La Vita Nuova (pronounced [la ˈviːta ˈnwɔːva]; Italian for "The New Life") or Vita Nova (Latin title) is a text by Dante Alighieri published in 1294. It is an expression of the medieval genre of courtly love in a prosimetrum style, a combination of both prose and verse. Besides its content, it is notable for being written in Tuscan vernacular, rather than Latin; with Dante's other works, it helped to establish the Tuscan dialect as the basis for the Italian language.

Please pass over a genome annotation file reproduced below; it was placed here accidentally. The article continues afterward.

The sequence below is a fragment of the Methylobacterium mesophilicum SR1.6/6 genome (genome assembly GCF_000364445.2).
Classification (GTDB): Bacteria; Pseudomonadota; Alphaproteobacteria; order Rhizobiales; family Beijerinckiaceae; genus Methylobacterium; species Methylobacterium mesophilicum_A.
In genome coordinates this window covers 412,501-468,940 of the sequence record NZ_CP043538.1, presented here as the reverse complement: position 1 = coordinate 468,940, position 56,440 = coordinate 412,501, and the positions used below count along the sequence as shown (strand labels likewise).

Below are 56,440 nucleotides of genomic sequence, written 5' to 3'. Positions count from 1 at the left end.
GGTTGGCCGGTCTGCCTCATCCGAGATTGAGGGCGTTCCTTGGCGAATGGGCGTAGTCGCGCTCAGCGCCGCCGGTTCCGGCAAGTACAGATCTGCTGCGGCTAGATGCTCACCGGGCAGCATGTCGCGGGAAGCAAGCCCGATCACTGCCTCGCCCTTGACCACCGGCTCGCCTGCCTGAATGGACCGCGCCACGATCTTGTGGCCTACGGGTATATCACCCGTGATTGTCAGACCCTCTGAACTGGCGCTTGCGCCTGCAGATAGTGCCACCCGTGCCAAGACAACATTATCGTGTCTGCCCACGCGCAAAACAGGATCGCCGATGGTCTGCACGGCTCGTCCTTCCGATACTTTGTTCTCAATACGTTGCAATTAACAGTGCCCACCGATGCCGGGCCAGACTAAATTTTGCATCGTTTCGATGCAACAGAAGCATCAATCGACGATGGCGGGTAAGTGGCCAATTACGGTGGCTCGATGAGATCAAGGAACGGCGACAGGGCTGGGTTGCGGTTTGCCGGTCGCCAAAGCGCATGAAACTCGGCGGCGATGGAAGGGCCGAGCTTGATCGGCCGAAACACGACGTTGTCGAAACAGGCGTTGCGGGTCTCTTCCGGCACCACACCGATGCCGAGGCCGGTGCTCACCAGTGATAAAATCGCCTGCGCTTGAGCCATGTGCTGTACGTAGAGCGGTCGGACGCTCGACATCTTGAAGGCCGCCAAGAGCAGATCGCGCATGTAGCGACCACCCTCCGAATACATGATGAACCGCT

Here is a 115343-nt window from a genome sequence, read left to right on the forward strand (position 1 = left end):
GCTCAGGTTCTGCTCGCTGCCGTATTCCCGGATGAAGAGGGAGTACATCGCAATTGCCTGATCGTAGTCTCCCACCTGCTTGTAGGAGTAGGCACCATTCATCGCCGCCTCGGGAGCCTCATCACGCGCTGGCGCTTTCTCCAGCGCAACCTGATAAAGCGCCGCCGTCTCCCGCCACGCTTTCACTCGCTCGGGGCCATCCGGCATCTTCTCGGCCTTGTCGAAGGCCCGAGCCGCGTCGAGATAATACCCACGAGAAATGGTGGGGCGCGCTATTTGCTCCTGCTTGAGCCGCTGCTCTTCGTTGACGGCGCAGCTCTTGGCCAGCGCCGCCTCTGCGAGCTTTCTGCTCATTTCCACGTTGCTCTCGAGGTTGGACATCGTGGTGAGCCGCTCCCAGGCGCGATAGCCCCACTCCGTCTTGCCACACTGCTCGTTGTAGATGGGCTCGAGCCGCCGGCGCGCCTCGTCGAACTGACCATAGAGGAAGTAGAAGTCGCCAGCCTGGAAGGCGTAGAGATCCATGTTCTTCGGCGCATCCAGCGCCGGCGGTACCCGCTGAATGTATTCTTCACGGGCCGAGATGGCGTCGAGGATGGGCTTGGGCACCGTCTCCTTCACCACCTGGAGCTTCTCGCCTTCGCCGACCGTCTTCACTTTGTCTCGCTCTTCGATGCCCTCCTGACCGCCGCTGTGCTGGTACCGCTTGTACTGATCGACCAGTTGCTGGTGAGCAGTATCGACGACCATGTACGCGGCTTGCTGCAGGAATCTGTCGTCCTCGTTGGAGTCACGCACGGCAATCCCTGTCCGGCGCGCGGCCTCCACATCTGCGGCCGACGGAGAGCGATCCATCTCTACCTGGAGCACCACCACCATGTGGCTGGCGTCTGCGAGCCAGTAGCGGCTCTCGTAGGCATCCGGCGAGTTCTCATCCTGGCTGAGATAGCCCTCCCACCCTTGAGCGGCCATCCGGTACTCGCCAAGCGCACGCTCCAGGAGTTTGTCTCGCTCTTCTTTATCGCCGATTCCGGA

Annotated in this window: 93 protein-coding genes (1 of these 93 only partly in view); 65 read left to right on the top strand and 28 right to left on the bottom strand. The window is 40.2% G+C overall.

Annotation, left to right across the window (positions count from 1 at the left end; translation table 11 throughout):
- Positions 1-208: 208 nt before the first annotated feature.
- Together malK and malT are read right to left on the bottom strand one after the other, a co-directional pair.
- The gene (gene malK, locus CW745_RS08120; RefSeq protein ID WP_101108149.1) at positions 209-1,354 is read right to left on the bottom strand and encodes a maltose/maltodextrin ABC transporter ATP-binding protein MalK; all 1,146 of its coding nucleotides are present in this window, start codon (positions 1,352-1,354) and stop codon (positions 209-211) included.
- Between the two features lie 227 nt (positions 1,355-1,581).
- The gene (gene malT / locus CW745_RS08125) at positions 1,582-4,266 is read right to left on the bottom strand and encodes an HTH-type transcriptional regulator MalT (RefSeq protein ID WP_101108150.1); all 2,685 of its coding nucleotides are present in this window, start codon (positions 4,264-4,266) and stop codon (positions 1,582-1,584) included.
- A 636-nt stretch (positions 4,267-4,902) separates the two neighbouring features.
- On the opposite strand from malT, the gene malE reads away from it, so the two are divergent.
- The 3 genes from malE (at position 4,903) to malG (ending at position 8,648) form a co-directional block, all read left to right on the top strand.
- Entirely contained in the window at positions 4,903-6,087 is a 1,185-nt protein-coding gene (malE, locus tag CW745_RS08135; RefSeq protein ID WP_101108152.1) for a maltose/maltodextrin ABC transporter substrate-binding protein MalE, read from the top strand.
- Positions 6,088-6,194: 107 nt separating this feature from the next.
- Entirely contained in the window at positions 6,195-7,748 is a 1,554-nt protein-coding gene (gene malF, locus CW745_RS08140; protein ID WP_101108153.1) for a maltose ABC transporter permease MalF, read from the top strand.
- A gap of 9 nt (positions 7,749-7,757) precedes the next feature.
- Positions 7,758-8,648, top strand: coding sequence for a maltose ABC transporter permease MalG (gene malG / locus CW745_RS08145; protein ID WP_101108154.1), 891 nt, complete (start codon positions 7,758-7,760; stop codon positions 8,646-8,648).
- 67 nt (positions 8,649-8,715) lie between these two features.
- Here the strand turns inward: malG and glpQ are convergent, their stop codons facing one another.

The prose creates the illusion of narrative continuity between the poems; it is Dante's way of reconstructing himself and his art in terms of his evolving sense of the limitations of courtly love (the system of ritualized love and art that Dante and his poet-friends inherited from the Provençal poets, the Sicilian poets of the court of Frederick II, and the Tuscan poets before them). Sometime in his twenties, Dante decided to try to write love poetry that was less centered on the self and more aimed at love as such: he intended to elevate courtly love poetry, many of its tropes and its language, into sacred love poetry. Beatrice for Dante was the embodiment of this kind of love—transparent to the Absolute, inspiring the integration of desire aroused by beauty with the longing of the soul for divine splendor.